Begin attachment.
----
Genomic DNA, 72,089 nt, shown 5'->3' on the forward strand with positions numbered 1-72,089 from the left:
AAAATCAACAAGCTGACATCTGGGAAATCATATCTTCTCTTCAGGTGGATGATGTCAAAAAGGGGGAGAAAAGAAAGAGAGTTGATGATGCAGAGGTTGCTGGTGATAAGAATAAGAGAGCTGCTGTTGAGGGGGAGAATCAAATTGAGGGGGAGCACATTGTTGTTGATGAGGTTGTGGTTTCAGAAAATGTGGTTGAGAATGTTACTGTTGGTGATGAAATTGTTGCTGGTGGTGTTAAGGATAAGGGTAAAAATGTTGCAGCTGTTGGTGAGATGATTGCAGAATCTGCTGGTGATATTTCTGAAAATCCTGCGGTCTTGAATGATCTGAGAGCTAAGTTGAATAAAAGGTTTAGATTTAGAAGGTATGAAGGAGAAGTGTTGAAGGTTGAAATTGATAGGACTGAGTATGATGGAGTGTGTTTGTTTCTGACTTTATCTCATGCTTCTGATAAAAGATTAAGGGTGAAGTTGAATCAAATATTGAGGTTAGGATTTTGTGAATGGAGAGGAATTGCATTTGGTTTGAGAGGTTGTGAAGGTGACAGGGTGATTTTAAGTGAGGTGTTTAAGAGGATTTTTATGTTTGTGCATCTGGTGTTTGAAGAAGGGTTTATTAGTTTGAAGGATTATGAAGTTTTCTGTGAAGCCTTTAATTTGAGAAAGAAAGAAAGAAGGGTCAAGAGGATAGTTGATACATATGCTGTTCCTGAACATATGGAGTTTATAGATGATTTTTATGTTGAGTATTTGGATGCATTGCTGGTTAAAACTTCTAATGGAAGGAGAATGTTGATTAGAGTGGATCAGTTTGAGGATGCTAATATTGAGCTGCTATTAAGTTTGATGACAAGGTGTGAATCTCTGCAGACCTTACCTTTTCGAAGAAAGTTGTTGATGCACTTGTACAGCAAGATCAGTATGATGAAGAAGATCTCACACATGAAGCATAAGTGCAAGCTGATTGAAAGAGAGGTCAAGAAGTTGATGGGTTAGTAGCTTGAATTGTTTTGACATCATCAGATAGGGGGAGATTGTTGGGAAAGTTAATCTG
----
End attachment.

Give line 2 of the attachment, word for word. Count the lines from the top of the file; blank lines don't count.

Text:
AAAATCAACAAGCTGACATCTGGGAAATCATATCTTCTCTTCAGGTGGATGATGTCAAAAAGGGGGAGAAAAGAAAGAGAGTTGATGATGCAGAGGTTGCTGGTGATAAGAATAAGAGAGCTGCTGTTGAGGGGGAGAATCAAATTGAGGGGGAGCACATTGTTGTTGATGAGGTTGTGGTTTCAGAAAATGTGGTTGAGAATGTTACTGTTGGTGATGAAATTGTTGCTGGTGGTGTTAAGGATAAGGGTAAAAATGTTGCAGCTGTTGGTGAGATGATTGCAGAATCTGCTGGTGATATTTCTGAAAATCCTGCGGTCTTGAATGATCTGAGAGCTAAGTTGAATAAAAGGTTTAGATTTAGAAGGTATGAAGGAGAAGTGTTGAAGGTTGAAATTGATAGGACTGAGTATGATGGAGTGTGTTTGTTTCTGACTTTATCTCATGCTTCTGATAAAAGATTAAGGGTGAAGTTGAATCAAATATTGAGGTTAGGATTTTGTGAATGGAGAGGAATTGCATTTGGTTTGAGAGGTTGTGAAGGTGACAGGGTGATTTTAAGTGAGGTGTTTAAGAGGATTTTTATGTTTGTGCATCTGGTGTTTGAAGAAGGGTTTATTAGTTTGAAGGATTATGAAGTTTTCTGTGAAGCCTTTAATTTGAGAAAGAAAGAAAGAAGGGTCAAGAGGATAGTTGATACATATGCTGTTCCTGAACATATGGAGTTTATAGATGATTTTTATGTTGAGTATTTGGATGCATTGCTGGTTAAAACTTCTAATGGAAGGAGAATGTTGATTAGAGTGGATCAGTTTGAGGATGCTAATATTGAGCTGCTATTAAGTTTGATGACAAGGTGTGAATCTCTGCAGACCTTACCTTTTCGAAGAAAGTTGTTGATGCACTTGTACAGCAAGATCAGTATGATGAAGAAGATCTCACACATGAAGCATAAGTGCAAGCTGATTGAAAGAGAGGTCAAGAAGTTGATGGGTTAGTAGCTTGAATTGTTTTGACATCATCAGATAGGGGGAGATTGTTGGGAAAGTTAATCTG